Reflection on a summer at W&M

Its been a nearly a month since I was last at William & Mary. Since then I have been able to get out of the lab, work and play outside, not touch my computer, and reflect on my 5 weeks of research.

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Plans for research going forward

Well, the summer is nearly over. Classes start in one week, and that means that I will once again be enrolling in GOVT 394 and continuing my research throughout the school year. Over the summer I made some incredible progress in moving my project along. I plan to take this momentum with me as I move into the school year.

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What Have We Learned?

I have had an amazing time this summer working in my research lab and gaining experience both in the technical aspects of conducting research and data analysis as well as the way a research lab is run and how projects are pursued. At the end of the research period the time came to ask the age old question, what did we learn? What sort of conclusions can be drawn from the data we gathered? As a refresher, my research was focused on making a comparison of two solvent cleaning techniques on samples of 10 year old oil paint films. One method uses straight solvent applied to the paint via a cotton swab while the other method uses a gelled form of the solvent applied to the paint via a cotton tissue. The hypothesis was that the gel-solvent method would be less invasive and more efficient than the straight solvent method.  Based on the the trends we saw once the data had been analyzed, I am pleased that the results seem to be congruent with what we expected to see, though more thorough research with more solvents and perhaps more accurate samples is needed to state definitively whether the gelled-solvent method is less invasive but as effective as the straight solvent method.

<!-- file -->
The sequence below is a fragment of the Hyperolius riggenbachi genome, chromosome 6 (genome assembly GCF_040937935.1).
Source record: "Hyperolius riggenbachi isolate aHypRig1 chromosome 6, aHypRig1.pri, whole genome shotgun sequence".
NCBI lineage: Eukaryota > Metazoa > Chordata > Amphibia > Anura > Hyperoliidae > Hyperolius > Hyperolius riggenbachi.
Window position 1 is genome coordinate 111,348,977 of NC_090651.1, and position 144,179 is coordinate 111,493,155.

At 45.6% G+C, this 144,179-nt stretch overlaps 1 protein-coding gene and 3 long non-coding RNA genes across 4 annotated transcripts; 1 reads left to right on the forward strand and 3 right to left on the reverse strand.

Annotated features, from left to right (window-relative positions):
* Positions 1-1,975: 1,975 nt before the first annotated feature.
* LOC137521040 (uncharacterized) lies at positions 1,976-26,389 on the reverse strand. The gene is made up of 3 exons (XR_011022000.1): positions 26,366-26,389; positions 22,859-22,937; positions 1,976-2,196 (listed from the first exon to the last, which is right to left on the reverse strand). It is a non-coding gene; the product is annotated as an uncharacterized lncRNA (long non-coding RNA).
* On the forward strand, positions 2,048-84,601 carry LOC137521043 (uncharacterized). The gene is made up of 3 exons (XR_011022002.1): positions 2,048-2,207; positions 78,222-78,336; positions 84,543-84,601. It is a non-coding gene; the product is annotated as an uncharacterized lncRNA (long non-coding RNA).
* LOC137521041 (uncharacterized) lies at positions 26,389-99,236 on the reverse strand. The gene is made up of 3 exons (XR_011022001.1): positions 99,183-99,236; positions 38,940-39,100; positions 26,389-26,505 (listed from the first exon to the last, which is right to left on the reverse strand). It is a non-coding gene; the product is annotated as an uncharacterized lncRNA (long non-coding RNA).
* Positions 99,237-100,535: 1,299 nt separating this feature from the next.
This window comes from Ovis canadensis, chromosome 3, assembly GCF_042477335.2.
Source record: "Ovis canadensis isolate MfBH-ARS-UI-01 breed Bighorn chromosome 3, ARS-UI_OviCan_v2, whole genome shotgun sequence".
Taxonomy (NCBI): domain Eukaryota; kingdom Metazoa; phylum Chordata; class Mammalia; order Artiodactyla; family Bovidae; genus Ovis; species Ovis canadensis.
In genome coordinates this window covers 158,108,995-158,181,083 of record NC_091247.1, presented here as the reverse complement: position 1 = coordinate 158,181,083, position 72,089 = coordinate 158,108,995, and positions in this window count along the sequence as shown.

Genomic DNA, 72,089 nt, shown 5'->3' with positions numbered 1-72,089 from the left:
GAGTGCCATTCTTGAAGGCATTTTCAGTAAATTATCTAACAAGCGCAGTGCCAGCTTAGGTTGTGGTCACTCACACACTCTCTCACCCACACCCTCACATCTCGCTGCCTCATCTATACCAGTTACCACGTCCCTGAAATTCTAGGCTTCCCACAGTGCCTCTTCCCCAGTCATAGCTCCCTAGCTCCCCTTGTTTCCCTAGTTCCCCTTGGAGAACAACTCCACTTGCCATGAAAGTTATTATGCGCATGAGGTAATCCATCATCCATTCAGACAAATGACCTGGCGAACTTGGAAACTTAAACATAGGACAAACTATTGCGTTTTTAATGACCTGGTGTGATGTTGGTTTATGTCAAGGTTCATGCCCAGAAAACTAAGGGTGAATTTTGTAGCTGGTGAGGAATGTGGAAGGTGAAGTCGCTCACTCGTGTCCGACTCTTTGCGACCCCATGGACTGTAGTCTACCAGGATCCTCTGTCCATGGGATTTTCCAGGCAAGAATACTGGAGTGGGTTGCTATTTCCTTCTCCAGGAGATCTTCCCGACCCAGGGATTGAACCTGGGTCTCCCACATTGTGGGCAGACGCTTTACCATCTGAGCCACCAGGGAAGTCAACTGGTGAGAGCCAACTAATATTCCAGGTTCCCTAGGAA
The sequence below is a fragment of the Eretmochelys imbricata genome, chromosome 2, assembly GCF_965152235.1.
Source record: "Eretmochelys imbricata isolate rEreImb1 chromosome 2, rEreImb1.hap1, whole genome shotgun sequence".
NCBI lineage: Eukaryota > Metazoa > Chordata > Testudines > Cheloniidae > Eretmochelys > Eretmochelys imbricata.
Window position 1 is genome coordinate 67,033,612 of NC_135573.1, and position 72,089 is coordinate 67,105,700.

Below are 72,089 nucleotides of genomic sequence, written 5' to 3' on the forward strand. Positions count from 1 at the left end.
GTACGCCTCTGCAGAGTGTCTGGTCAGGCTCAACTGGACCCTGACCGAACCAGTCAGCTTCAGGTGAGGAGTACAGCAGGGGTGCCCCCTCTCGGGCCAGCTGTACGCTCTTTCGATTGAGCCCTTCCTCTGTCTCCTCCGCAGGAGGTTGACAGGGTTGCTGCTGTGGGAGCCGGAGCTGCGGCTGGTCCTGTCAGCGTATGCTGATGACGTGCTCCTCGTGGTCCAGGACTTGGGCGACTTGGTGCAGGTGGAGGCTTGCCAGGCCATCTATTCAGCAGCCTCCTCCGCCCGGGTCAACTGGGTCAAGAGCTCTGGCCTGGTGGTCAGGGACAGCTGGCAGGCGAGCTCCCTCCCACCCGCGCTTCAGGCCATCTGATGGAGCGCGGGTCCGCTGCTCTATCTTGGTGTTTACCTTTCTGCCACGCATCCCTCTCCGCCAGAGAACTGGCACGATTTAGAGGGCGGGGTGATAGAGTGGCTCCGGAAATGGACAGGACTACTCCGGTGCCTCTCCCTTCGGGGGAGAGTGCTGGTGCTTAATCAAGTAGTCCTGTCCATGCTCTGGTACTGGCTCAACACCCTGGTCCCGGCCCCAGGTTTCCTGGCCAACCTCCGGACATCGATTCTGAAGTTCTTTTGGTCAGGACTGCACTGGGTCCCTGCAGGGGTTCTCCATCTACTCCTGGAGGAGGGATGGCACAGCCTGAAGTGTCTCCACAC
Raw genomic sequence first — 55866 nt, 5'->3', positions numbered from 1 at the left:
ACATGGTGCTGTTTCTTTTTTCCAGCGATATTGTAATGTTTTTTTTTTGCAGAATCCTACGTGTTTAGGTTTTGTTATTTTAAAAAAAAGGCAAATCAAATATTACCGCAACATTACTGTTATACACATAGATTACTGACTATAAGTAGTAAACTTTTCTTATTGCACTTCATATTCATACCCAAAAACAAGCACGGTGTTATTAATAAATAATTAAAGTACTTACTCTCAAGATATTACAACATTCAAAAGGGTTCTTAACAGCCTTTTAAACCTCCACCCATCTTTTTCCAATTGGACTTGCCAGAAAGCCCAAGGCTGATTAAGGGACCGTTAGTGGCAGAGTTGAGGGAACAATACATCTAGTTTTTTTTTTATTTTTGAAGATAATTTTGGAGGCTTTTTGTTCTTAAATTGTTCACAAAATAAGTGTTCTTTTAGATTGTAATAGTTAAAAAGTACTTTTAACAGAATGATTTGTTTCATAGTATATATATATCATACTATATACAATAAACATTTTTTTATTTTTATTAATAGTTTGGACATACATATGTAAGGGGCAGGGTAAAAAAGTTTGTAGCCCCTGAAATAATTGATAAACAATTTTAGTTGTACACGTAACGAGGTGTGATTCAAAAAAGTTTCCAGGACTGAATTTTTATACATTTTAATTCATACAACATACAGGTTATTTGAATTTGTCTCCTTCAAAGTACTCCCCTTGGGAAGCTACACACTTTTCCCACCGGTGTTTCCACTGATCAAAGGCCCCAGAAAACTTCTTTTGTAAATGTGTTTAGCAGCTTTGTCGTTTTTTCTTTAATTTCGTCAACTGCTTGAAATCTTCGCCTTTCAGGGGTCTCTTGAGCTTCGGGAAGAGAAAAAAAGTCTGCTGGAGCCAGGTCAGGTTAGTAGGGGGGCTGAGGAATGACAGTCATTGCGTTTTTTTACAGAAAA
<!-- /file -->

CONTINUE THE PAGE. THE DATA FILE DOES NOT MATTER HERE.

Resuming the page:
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Wrapping Up

Ultimately, I developed a concept note for a nutrition tracking tool that is grounded in extensive interviews and feedback from implementing partners, policymakers (both in the US and Uganda), and researchers. This tool is going to be an interactive application where a broad range of stakeholders in the SUN movement can plan, coordinate, and monitor their nutrition activities across Uganda. This project is built around some core tenets: first, that behavior change is more complicated than just developing a tool or technology. The people who will actually be using the tool need to be engaged in the design and implementation of the tool, otherwise there’s no guarantee that (1) the tool addresses an existing and pressing need and (2) that the tool will have a sustainable impact.

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Now that I had established my mission, niche, and theoretical underpinnings, I began thinking through more practically how I would bring together this broad range of stakeholders and designing a tool inclusively. I decided to travel to Uganda and conduct interviews with USAID implementing partners, the USAID mission, and Ugandan government officials. While I would easily have access to policymakers and researchers in the US, engaging practitioners and policymakers in a recipient country was crucial for closing feedback loops and ensuring the fulfillment of my mission. So I traveled to Uganda and met with about 15 different nutrition implementing partners, the SUN civil society action coalition, the SUN secretariat in the Office of the Prime Minister, and the USAID mission. I approached the interviews not by promoting the usefulness of a mapping tool, but by asking more basic questions like: [Read more…]